My research was focused on developing novel biomineralization platforms to mimic human hard tissues, such as dental enamel and bone. I was able to receive a patent on my findings and had the opportunity to travel to different countries, receiving prestigious awards, and to attend conferences. I also published a few papers including one in Nature Communications, which was picked up well by the media globally.
How did funding fit in the picture? Tell us more about this process and any advice you may have for others?
For my masters, I wanted to apply to scholarships such as Citadel, but I was too late for the deadline. I discussed this with my family, and they were very supportive. My parents felt it was a good investment and they supported my first masters in 2013.
As a side note, I learned about Chevening and I would say Chevening is hard to get for those in dentistry. I think they are more interested in people who will be in positions of decision making, so perhaps those in public health. Citadel, on the other hand, tends to select people who want to return to Egypt and to benefit the country.
For my PhD, there are many scholarships in the UK. If your PI has a grant that does not restrict him or her from recruiting international students, then you might have an opportunity. They can hire international students, and they will not only be covering your studies but also offering you a stipend. There is a site called findaphd.com which lists different positions for PhD.
It is also worth noting that Egyptians can get full scholarships funded by the Egyptian government especially for faculty staff (be3tha). If you are a student you should also check out the Newton-Mosharafa Fund, which is a collaboration between the British council and the Egyptian government to fund PhD students. If you are interested in doing research in biomaterials or dentistry at PhD or Postdoc level in the UK, please don’t hesitate to contact me (email@example.com).
What about your dentistry practice. How did accreditation work?
I left dentistry for years during my PhD and had not seen a single patient then. However, I knew that I did not solely want to be a researcher. I wanted to continue to practice and to see patients. In 2016, I decided to do (“mo3adla”) to be able to practice. Honestly, the process requires a lot of dedication and hard work. I took two exams - a theoretical exam of everything I had studied and a follow up practical part. The practical part includes assessment of how you handle patients and whether or not you are safe for patients. For example, as a dentist, can you do a good treatment plan? For more information about how this process works, check this link https://www.gdc-uk.org/registration/overseas-registration-exam.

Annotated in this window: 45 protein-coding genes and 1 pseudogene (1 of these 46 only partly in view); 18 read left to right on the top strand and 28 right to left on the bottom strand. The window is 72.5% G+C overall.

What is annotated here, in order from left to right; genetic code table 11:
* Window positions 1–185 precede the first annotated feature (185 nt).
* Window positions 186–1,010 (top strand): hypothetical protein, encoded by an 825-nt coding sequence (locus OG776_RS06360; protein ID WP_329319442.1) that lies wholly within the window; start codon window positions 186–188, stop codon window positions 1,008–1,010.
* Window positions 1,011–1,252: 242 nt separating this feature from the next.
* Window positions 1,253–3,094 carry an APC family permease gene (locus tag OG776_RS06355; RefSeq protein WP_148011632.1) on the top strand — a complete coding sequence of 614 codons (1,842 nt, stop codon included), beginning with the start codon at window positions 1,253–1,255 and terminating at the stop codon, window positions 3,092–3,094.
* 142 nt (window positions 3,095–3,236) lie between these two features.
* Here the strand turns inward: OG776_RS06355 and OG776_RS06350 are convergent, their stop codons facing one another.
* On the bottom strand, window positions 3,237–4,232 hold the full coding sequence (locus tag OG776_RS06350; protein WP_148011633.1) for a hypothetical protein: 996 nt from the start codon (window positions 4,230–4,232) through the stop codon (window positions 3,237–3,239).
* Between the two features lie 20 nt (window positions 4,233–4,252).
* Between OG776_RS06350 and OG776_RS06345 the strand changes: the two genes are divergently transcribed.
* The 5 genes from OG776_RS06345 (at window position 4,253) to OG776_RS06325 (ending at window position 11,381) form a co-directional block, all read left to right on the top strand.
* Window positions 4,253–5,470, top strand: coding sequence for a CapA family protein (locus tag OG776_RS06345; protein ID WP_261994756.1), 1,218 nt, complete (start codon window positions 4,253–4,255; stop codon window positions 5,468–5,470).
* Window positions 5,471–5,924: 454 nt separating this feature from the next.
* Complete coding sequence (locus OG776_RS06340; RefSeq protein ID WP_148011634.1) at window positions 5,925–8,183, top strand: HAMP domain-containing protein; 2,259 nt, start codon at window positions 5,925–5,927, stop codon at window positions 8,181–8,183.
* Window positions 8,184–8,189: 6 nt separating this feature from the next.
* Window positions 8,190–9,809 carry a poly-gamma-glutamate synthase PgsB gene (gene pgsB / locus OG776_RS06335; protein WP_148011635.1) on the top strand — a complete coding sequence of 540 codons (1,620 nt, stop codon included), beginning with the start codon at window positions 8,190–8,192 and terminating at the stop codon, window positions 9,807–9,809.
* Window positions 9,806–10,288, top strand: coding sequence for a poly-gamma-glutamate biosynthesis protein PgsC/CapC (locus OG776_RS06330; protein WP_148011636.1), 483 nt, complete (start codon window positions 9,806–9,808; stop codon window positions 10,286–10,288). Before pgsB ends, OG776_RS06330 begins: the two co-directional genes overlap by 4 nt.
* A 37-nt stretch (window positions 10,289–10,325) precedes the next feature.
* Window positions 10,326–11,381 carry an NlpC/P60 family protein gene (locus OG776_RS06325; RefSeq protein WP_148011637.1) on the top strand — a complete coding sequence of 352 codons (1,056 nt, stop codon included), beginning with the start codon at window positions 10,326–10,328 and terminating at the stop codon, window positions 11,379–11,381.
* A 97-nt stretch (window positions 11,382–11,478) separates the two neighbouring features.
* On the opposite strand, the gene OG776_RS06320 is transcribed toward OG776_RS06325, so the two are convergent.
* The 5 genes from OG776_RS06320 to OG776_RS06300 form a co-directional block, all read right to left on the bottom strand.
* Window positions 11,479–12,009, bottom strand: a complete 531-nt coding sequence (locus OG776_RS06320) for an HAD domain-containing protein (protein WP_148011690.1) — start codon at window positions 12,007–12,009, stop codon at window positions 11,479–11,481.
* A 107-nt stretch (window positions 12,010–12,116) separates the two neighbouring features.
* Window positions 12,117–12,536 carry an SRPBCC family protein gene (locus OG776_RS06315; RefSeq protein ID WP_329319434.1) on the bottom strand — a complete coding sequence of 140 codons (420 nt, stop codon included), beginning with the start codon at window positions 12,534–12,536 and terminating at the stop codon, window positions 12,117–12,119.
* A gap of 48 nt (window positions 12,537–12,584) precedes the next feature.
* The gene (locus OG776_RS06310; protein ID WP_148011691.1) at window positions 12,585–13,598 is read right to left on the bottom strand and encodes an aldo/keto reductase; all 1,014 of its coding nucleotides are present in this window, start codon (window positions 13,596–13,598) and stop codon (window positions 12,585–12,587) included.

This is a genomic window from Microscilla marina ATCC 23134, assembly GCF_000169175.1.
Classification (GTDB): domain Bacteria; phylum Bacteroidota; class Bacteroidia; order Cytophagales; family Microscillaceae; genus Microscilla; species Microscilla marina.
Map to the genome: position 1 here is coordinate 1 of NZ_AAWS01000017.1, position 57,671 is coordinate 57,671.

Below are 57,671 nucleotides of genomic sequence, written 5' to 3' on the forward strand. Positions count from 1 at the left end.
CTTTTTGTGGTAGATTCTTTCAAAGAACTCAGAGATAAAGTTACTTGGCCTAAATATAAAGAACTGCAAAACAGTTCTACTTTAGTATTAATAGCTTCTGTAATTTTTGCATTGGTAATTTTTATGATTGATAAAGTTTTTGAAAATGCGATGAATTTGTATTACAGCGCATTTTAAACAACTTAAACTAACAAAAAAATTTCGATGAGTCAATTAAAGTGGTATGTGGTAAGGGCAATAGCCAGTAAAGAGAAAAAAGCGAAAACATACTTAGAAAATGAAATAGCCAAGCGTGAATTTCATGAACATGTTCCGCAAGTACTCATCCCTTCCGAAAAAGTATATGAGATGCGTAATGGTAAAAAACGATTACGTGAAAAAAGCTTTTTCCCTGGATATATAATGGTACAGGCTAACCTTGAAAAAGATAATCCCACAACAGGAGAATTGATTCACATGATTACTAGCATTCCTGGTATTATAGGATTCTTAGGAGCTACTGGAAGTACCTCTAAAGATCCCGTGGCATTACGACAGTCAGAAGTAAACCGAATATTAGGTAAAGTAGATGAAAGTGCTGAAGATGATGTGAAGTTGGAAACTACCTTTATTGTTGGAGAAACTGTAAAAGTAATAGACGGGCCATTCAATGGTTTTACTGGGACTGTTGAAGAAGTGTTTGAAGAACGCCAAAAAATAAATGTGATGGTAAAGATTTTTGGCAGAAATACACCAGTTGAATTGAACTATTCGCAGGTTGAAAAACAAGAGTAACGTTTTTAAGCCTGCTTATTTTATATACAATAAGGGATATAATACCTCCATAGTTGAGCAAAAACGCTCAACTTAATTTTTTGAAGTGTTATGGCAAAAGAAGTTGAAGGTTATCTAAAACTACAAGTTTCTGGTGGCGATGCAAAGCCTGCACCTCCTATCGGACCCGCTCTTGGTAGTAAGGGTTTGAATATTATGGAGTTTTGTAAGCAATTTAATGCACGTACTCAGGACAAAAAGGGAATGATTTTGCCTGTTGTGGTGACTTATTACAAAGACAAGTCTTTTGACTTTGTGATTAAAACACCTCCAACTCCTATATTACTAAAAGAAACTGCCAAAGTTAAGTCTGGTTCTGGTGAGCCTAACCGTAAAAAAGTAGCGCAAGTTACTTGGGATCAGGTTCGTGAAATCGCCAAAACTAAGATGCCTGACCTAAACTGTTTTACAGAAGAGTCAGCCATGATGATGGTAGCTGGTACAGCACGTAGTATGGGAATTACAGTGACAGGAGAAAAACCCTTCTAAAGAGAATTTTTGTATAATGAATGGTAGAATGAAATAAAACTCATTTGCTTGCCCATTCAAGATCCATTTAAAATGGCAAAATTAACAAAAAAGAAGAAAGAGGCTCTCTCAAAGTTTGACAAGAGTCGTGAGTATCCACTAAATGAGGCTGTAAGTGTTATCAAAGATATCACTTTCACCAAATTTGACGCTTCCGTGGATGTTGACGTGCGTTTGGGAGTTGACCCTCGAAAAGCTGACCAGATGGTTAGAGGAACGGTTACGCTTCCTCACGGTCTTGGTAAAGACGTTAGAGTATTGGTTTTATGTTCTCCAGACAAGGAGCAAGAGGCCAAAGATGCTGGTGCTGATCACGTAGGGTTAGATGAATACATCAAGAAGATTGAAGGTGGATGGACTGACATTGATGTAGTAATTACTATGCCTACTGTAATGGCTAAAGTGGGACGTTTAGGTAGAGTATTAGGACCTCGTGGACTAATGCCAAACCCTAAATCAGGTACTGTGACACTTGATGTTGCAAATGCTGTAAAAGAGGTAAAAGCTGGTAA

I would say that any dentist in Egypt can complete this process by taking the two exams I had mentioned. The total cost is around 4,000 sterling pounds. Additionally, you need to take the IELTs as the minimum requirement. If you are a fresh graduate within 2 years of graduation, you’ll be exempt from the English exams. Once you finish the process, you can work as a dentist and register with the General Dental Council (GDC).
Is there anything that you wish someone had told you to consider when applying to universities abroad?
Be proactive - I had not realized that human resources are very important. What I mean is that students should never feel shy to send emails and network with professors and supervisors. For example, it is possible for a student to come for 3 months to a university here to work as a researcher.
Tailor your applications - My advice for students is that you should now throw applications around - make every application tailored and specific.
Choose what makes sense for you - for example, some people might choose to practice dentistry without a masters or a PhD. Others might choose to pursue a masters and stop there. Others might skip a masters and jump to a PhD. It is worth noting that students can jump to do a PhD without pursuing a masters, but they need to have had extensive research experience.
It is worth noting that after Brexit, opportunities increased for people like us from Egypt. Before Brexit, there were benefits to choosing EU citizens over others. With Brexit, opportunities increased for students from outside the EU.
Reflecting on your experience, what are the main advantages of studying in London?
London is very international and diverse which is something I appreciate.
I have never experienced any racism especially in the heart of London.
London has a huge network and many universities. There are many opportunities.
The lifestyle here is fun with different restaurants to explore
It is a hub so you find many people coming in and out of London.
It is relatively close to Egypt.
It is beautiful, but it is very expensive. If someone is concerned about financials for their masters, I recommend they research opportunities outside of London where living costs are cheaper.